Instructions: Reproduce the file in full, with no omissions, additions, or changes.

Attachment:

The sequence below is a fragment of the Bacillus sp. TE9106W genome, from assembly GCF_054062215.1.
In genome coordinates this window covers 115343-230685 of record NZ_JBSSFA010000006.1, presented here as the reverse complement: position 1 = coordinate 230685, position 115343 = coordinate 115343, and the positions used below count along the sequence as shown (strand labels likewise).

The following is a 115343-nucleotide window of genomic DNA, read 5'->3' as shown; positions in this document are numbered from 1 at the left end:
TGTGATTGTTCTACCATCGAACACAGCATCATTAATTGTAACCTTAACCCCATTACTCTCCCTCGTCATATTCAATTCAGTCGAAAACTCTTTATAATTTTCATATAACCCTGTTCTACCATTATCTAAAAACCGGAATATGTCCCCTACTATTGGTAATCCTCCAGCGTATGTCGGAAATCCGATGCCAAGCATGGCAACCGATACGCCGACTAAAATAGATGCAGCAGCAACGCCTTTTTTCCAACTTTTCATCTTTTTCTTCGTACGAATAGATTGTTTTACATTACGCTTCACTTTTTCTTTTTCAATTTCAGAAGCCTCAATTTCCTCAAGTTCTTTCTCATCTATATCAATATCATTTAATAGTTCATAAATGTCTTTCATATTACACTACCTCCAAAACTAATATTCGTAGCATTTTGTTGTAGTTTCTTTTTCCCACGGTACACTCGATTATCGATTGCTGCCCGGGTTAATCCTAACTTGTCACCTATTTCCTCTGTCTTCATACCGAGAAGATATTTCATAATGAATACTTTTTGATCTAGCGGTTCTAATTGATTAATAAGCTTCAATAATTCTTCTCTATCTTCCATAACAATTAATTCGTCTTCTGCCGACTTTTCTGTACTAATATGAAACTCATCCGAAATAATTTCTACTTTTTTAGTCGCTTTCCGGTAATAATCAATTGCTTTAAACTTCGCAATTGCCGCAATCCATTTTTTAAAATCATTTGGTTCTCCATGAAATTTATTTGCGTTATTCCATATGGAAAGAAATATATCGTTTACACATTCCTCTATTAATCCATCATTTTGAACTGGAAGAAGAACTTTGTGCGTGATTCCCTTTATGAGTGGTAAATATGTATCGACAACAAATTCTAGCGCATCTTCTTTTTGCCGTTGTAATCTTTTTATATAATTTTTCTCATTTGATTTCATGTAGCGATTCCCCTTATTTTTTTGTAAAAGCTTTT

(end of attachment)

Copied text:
The sequence below is a fragment of the Bacillus sp. TE9106W genome, from assembly GCF_054062215.1.
In genome coordinates this window covers 115343-230685 of record NZ_JBSSFA010000006.1, presented here as the reverse complement: position 1 = coordinate 230685, position 115343 = coordinate 115343, and the positions used below count along the sequence as shown (strand labels likewise).

The following is a 115343-nucleotide window of genomic DNA, read 5'->3' as shown; positions in this document are numbered from 1 at the left end:
TGTGATTGTTCTACCATCGAACACAGCATCATTAATTGTAACCTTAACCCCATTACTCTCCCTCGTCATATTCAATTCAGTCGAAAACTCTTTATAATTTTCATATAACCCTGTTCTACCATTATCTAAAAACCGGAATATGTCCCCTACTATTGGTAATCCTCCAGCGTATGTCGGAAATCCGATGCCAAGCATGGCAACCGATACGCCGACTAAAATAGATGCAGCAGCAACGCCTTTTTTCCAACTTTTCATCTTTTTCTTCGTACGAATAGATTGTTTTACATTACGCTTCACTTTTTCTTTTTCAATTTCAGAAGCCTCAATTTCCTCAAGTTCTTTCTCATCTATATCAATATCATTTAATAGTTCATAAATGTCTTTCATATTACACTACCTCCAAAACTAATATTCGTAGCATTTTGTTGTAGTTTCTTTTTCCCACGGTACACTCGATTATCGATTGCTGCCCGGGTTAATCCTAACTTGTCACCTATTTCCTCTGTCTTCATACCGAGAAGATATTTCATAATGAATACTTTTTGATCTAGCGGTTCTAATTGATTAATAAGCTTCAATAATTCTTCTCTATCTTCCATAACAATTAATTCGTCTTCTGCCGACTTTTCTGTACTAATATGAAACTCATCCGAAATAATTTCTACTTTTTTAGTCGCTTTCCGGTAATAATCAATTGCTTTAAACTTCGCAATTGCCGCAATCCATTTTTTAAAATCATTTGGTTCTCCATGAAATTTATTTGCGTTATTCCATATGGAAAGAAATATATCGTTTACACATTCCTCTATTAATCCATCATTTTGAACTGGAAGAAGAACTTTGTGCGTGATTCCCTTTATGAGTGGTAAATATGTATCGACAACAAATTCTAGCGCATCTTCTTTTTGCCGTTGTAATCTTTTTATATAATTTTTCTCATTTGATTTCATGTAGCGATTCCCCTTATTTTTTTGTAAAAGCTTTT